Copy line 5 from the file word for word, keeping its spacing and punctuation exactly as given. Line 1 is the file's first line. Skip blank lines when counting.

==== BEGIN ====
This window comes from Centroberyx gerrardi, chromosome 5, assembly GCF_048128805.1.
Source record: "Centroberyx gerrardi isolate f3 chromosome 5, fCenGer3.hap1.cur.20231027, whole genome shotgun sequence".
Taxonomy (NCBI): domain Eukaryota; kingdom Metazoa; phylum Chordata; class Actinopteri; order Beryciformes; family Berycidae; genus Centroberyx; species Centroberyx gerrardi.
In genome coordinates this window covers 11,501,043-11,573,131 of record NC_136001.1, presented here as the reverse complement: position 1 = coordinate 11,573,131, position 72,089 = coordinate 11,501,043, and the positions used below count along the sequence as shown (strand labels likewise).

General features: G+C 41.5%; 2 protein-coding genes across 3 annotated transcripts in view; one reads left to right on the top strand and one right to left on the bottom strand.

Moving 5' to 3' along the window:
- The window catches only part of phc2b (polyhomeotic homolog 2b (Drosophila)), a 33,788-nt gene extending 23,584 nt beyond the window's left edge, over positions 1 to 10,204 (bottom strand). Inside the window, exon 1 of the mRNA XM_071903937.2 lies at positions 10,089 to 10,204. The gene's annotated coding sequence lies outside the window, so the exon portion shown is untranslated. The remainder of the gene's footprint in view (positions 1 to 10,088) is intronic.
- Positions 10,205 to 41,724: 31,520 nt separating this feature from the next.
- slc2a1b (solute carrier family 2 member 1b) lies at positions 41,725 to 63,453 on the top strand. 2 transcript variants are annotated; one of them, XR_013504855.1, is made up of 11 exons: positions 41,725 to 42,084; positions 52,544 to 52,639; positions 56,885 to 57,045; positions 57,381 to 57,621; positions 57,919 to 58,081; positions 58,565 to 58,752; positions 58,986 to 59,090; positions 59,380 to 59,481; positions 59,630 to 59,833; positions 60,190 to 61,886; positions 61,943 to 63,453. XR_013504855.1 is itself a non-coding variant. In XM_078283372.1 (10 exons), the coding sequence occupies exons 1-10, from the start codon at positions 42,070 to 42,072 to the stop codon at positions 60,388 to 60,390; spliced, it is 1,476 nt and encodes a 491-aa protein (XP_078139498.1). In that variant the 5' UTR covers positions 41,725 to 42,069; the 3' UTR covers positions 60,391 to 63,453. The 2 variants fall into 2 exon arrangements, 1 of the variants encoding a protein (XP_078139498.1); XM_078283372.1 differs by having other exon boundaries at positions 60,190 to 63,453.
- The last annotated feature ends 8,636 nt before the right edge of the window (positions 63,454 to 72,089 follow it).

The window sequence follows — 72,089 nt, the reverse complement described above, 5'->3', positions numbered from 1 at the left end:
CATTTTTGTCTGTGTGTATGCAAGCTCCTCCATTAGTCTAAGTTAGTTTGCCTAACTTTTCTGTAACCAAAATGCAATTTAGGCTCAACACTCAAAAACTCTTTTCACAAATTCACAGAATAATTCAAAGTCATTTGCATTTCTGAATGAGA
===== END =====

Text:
General features: G+C 41.5%; 2 protein-coding genes across 3 annotated transcripts in view; one reads left to right on the top strand and one right to left on the bottom strand.